American Sniper is basically The Hurt Locker rewritten for love-it-or-leave-it-style Americans who hate war movies that depict our enemies as actual people, rather than evil, swarthy stereotypes. However, unlike The Hurt Locker, American Sniper seriously lacks a sense of forward momentum and suspense... sooooo... hope that's not a deal breaker. WM. STEVEN HUMPHREY Various Theaters.
"Make love? But no one's done that for hundreds of centuries!" Academy Theater.
Belle and Sebastian
Kids (and adults who can tolerate 'em) will love this movie about a French boy and a feral dog he befriends in the Nazi-occupied French Alps. It's gorgeous and sweet and full of adventure... even though it's hard to stop worrying whether the dog is going to make it out of the film alive. The titular twee band makes no appearance. COURTNEY FERGUSON NW Film Center's Whitsell Auditorium.
"The tortoise lays on its back, its belly baking in the hot sun, beating its legs trying to turn itself over, but it can't. Not without your help. But you're not helping." Hollywood Theatre, OMSI Empirical Theater.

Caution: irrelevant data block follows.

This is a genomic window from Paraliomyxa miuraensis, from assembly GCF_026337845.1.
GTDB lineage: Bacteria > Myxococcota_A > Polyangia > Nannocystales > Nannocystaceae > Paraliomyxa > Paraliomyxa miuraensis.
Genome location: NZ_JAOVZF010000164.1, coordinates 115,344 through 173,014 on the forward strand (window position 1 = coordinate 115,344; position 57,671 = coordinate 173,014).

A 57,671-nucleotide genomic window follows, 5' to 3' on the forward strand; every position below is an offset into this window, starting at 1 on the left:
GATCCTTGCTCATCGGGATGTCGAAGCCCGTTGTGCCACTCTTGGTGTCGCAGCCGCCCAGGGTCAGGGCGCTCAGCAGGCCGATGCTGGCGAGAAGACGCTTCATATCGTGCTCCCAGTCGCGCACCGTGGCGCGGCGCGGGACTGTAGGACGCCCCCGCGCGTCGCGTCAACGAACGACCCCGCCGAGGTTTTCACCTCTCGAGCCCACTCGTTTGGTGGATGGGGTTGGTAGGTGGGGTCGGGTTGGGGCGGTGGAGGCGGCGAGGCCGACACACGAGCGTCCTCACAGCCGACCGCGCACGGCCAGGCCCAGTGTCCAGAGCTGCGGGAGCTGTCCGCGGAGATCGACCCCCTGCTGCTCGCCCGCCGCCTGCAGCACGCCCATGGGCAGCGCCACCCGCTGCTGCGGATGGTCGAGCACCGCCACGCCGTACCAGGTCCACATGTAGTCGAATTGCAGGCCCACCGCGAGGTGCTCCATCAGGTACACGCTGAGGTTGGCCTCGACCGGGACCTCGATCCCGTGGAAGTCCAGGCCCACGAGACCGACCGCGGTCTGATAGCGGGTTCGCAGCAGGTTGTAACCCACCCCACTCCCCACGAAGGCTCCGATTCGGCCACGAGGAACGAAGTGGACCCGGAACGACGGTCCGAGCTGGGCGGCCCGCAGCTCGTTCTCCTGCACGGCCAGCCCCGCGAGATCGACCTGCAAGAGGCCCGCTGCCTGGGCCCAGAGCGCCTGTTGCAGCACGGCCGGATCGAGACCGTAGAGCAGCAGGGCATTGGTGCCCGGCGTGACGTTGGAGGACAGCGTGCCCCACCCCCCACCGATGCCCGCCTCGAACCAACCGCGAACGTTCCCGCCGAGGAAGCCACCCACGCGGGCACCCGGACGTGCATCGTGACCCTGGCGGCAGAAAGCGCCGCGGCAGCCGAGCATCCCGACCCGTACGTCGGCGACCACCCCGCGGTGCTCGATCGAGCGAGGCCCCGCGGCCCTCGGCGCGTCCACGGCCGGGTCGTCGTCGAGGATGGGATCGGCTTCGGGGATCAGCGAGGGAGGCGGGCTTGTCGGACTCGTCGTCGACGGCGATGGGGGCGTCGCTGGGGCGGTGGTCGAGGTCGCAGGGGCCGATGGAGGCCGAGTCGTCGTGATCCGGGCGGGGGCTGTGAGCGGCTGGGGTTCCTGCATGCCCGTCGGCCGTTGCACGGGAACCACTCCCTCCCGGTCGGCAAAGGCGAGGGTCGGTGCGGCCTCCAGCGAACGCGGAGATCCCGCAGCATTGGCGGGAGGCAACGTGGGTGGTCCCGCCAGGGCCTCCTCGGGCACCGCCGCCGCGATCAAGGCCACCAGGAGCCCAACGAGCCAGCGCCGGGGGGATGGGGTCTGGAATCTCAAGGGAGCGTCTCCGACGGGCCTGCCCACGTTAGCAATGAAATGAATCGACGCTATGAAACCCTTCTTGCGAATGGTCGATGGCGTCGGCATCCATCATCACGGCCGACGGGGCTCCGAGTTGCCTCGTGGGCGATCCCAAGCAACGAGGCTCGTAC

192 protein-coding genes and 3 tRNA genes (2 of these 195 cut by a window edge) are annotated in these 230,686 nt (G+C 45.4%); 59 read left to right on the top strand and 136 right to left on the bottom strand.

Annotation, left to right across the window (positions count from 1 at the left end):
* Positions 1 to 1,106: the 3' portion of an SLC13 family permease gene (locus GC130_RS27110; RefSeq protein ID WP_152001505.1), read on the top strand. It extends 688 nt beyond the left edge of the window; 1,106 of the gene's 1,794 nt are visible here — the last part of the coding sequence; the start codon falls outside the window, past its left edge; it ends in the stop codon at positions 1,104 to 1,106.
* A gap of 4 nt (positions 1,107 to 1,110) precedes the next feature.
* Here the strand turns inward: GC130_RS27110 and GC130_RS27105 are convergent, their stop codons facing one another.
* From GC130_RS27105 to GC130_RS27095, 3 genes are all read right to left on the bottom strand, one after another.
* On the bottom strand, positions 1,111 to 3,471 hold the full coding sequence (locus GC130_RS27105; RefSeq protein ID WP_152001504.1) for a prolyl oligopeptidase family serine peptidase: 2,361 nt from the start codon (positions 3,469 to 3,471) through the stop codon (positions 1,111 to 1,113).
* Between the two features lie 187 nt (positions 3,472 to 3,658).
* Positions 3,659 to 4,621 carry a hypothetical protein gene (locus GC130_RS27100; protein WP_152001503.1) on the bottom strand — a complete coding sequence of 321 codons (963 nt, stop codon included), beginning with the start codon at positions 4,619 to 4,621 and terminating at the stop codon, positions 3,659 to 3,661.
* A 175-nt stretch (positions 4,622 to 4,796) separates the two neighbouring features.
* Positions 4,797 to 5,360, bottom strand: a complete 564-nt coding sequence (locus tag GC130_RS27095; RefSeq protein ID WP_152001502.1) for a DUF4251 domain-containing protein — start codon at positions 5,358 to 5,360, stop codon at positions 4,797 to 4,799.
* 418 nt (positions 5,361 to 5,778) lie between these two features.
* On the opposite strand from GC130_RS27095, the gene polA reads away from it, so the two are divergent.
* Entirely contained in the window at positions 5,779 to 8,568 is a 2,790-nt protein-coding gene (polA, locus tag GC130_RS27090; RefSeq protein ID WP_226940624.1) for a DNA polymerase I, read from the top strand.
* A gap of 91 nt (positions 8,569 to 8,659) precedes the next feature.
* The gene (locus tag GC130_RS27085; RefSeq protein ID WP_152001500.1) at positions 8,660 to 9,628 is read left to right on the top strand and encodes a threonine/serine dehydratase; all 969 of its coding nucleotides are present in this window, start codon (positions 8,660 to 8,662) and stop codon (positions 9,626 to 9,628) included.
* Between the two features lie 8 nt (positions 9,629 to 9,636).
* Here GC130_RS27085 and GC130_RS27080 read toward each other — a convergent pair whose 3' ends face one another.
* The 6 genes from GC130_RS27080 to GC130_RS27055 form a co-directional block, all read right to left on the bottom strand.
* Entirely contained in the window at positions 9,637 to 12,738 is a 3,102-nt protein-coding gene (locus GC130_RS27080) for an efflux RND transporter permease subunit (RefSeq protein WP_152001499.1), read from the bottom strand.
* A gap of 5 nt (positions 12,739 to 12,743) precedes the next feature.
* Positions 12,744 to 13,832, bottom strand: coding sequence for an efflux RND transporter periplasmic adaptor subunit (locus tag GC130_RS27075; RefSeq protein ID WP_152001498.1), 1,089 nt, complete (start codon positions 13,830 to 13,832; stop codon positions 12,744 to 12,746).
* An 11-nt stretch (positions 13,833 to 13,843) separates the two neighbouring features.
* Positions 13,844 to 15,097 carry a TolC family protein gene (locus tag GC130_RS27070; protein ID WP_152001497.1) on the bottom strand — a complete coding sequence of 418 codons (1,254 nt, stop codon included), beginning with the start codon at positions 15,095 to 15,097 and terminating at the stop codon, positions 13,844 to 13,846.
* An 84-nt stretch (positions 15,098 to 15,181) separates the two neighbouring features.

A documentary about civil rights activist Bayard Rustin. Clinton Street Theater.
The Sex Workers Film Series presents a documentary on the popular form of sex work that didn't even exist until the late 20th century. Clinton Street Theater.
Can't Stand Losing You
Andy Summers had already had a full career in music by the time he joined the Police in 1977, and this weirdly inconclusive documentary sketches his life with photos, footage, and narration from his autobiography. The Police were great musicians, and they were destructive, combative, and fronted by an egomaniac—yet we’re offered little insight into Summers’ state of mind at the height of their success, a period where he seems to have mostly kept himself numb. There’s a similarly indifferent treatment of the Police’s (highly lucrative) reunion of 2007-2008, and Can’t Stand Losing You draws to a close with a sense of frustration at all that hasn’t been said. NED LANNAMANN Fox Tower 10.